Some neighbors were so shocked and traumatized by the news, particularly the elderly or those already battling health conditions, that they actually suffered physical harm. Mary recounts two that she considers casualties of the stressful environment—one who suffered a cardiac arrest; the other whose high blood pressure rose to a dangerously high level, both of whom were hospitalized and passed away while there. She also tells of children who worried throughout the school day that they might return to find they had lost their home. However, those who could fight fought hard. Camden found solid resistance in this neighborhood that was unusual for its high home-ownership rate in a predominately low-income urban area. Like Mary, many residents had been able to purchase sizable homes on spacious lots, and they were not about to walk away from them. Mary led the newly formed "Cramer Hill Residents Association" and people came together en masse, turning out in the hundreds for planning board meetings and protests on a regular basis. South Jersey Legal Services filed a lawsuit against the city on behalf of residents challenging the blight designation and the redevelopment plan and advocates trained community members to present their arguments succinctly, in order to fit into the two-minute time limit set by the planning board and city council. Mary's newsletter became a critical source of information for the residents when communication from the city was short on details.
The city suffered a setback when a judge ruled in favor of opponents because none of the city planners or witnesses had been sworn in before giving testimony. At the same time, the developer, Cherokee Investment Partners, had run into difficulties with another redevelopment project in North Jersey. The delays and continued negative press about Camden ultimately led the city to abandon this massive redevelopment plan and to adopt a new plan that did not threaten residents with eminent domain.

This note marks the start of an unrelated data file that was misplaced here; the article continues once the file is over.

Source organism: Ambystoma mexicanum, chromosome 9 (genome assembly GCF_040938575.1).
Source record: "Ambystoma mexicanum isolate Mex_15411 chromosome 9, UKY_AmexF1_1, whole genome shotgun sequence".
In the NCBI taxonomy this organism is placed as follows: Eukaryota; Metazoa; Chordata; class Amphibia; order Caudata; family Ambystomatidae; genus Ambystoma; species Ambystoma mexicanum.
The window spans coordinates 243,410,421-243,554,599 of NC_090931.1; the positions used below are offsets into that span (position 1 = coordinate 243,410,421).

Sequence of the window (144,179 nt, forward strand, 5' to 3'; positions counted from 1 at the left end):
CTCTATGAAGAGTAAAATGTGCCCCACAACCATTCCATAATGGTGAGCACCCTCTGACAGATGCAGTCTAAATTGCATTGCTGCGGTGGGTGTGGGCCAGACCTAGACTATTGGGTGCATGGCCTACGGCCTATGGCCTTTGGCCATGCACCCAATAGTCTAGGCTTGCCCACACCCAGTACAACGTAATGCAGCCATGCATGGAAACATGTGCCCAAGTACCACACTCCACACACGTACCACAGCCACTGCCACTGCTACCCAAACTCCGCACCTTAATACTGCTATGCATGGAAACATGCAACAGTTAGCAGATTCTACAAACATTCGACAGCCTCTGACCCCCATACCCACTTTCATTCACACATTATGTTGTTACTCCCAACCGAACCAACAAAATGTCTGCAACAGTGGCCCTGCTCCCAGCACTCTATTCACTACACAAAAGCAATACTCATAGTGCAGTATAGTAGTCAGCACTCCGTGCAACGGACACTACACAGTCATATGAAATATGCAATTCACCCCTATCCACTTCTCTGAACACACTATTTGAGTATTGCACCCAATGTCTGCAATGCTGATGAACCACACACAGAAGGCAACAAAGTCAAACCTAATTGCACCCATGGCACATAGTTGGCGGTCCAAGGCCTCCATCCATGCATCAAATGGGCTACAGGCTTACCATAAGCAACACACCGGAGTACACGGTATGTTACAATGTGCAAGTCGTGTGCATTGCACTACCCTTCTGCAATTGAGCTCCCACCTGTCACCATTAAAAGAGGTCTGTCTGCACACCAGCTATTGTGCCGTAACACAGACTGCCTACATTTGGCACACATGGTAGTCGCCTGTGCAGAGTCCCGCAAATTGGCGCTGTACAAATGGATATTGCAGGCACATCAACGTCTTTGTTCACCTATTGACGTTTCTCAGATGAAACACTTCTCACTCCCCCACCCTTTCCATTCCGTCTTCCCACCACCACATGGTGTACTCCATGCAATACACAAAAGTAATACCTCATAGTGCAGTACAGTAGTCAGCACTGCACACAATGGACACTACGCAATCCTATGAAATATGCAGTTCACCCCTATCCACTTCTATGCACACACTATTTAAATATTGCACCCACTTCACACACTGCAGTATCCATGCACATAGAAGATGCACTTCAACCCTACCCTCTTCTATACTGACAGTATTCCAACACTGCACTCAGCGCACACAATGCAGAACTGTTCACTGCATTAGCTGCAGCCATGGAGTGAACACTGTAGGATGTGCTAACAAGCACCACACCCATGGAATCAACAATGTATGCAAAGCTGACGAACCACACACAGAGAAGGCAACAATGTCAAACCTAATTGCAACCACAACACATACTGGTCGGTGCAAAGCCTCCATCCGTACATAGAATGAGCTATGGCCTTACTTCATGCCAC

"When we won in 2007, we cried."
"When we won in 2007, we cried," says Mary. She and her group felt so empowered by their success that they committed themselves to helping other Camden neighborhoods fight against eminent domain as well. She was heavily involved in creating a new group called Camden United, Inc., that brought together residents from across the city to share information and strategies and connected with communities in other cities facing similar problems. Camden United members galvanized large turnouts at planning board meetings across the city so that other neighborhoods would feel connected and supported. "Everywhere we could go, we were there," she says proudly. "Representatives of the developers and City Hall were angry. They were like, Who are you?" Her response? "We are the city."
Following the Cramer Hill case, Mary joined the South Jersey Legal Services Board of Trustees where she remains to this day. "Legal Services is our salvation," she says, whether the issue is related to a family dispute, a health issue, or a housing or tax dispute. "We have nobody else. … We need them. We need advocacy here." In fact, some residents still fear that the city will try to push them out of their homes by way of increased assessments and property taxes. Increases are especially hard on those with limited incomes, leaving them vulnerable to losing their home after fighting so hard to keep it. As for Mary, she has no intention of going anywhere. Her youngest child tells her, "This is our home. We fought for it. We went through a lot. … Why should we leave now?"